We made it to the International Journal of Humanities and Social Science!
Our original paper can be found in the link:
Nevertheless, here is an easy to read copy:
IOSR Journal of Humanities And Social Science (IOSR-JHSS)
Volume 25, Issue 8, Series 1 (August. 2020) 50-56
e-ISSN: 2279-0837, p-ISSN: 2279-0845.
Parental Attitude and Expectations in Raising a Child with Autism Spectrum Disorder in India
Gita Srikanth, M.A.(ABA), Board Certified Behavior Analyst (BCBA®), Swati Narayan, M.A.(ABA), Board Certified Behavior Analyst (BCBA®).
WeCAN Resource Center for Autism, India, WeCAN Resource Center for Autism, India
Abstract:The current study aims to understand the attitude of parents of 28 children with Autism Spectrum Disorder in India. This study was conducted in Chennai, an urban metropolitan setting in South India, and most of the respondents were middle and upper middle-class parents. In a country like India with a vast number of languages, cultures, socio-economic disparities, and varying education levels, the challenge lies in finding a standardized understanding of Autism, and an optimal intervention package. Social norms and expectations play a significant role in shaping parental acceptance of ASD and their choice of intervention. Findings show that parents of children with ASD have the same expectations of their child as they do of their typically developing children, giving a leverage of a few years. There was also a mismatch between what was vocalized as being the ideal outcomes for their child and the steps taken to achieve them. This descriptive study illustrates the urgent need to provide parents with a uniform understanding of the condition, the availability of scientific intervention services and additionally, the need for a uniform policy on processes and educational and therapeutic intervention that will meet the needs of the child and that of the family.
Key Words:Autism, India, Parenting, Culture and attitude, Qualitative Research, Social Expectations, Education, Pedagogy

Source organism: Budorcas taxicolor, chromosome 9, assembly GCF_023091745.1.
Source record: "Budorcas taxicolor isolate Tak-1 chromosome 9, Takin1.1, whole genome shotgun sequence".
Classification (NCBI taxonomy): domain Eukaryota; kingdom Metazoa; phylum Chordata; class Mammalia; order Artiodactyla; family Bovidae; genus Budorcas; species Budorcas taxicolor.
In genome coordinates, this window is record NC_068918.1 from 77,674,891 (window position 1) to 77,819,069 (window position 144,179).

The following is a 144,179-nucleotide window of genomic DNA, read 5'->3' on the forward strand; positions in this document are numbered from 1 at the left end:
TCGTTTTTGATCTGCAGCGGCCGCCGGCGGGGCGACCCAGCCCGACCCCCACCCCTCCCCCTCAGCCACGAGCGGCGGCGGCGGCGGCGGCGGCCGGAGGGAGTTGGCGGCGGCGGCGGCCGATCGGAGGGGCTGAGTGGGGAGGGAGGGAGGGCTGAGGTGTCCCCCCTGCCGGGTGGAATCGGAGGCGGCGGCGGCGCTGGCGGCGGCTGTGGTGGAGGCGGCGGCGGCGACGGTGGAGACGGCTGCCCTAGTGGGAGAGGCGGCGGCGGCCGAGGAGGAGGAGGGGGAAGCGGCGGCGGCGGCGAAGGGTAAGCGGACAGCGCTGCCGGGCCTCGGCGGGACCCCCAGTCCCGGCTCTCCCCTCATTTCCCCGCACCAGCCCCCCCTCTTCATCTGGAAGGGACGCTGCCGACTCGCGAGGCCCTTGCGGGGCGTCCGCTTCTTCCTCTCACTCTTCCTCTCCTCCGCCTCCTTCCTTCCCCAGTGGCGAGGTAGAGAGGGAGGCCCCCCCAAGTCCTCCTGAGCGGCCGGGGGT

According to the Diagnostic and Statistical Manual of Mental Disorders (DSM-5;American Psychiatric Association, 2013), the core symptoms of Autism Spectrum Disorder (ASD) include deficits in social communication and social interaction across multiple contexts and in restricted, repetitive patterns of behavior, interests, or activities, which lead to clinically significant impairment in social, occupational or other important areas of functioning.With variations across children, a diagnosis of ASD impacts every facet of functioning from academic engagement and development to peer relationships, the family system and narrows potential options of occupation and growth into adulthood. Many individuals on the spectrum have severely impaired communication resulting in poor social skills and isolation from community based activities and interactions.ASD knows no barriers and impacts individuals across social and geographical boundaries and is termed as a lifelong disorder, that affects the individual into adulthood (Minhas et al., 2015)According to Autism Speaks, the signs of ASD to look for at any age include loss of previously acquired speech, babbling or social skills, avoidance of eye contact, persistent preference for solitude, difficulty understanding other people’s feelings, delayed and impaired language development, presence of persistent repetition of words or phrases, resistance to minor changes in routines or surroundings, restricted interests and repetitive behaviors such as flapping, rocking and spinning. Autism Spectrum Disorder has a current incidence of 1 in 54 according to the Center for Disease Control and Prevention (CDC), up from 1 in 150 in the year 2000. India has about 472 million children under the age of 18 and an extrapolation of the prevalence rates of ASD as indicated by the CDC would mean India may have around 2 million children on the spectrum. This would mean that 2 million parents in India are impacted by the repercussions of this diagnosis and are primary stakeholders, making their beliefs and attitude instrumental to the child’s developmental trajectory. Parentinga child, regardless of the diagnosis is influenced by the immediate social and cultural context. The interpretation and understanding of the condition is similarly influenced by the cultural context and social expectations (Zechella&Raval, 2015). Majority of interventions that are based on significant scientific evidence such as Applied Behavior Analysis (ABA) and Early Start Denver Model (ESDM) originate from the West which has a very different culture from that of India (Minhas et al., 2015). It is recognized that the view from the lens of the parent often differs from that of the scientific community, and when posed with a parenting problem, they instinctively look for answers within their religion, family or local community and explore alternative treatments that are aligned with their community and culture. The parent plays a central role in the intervention process, making it imperative that services are culturally sensitive and acceptable to them.Parental beliefs are reflected in everyday routines and activities, influencing the development of the child (Tuli, 2012)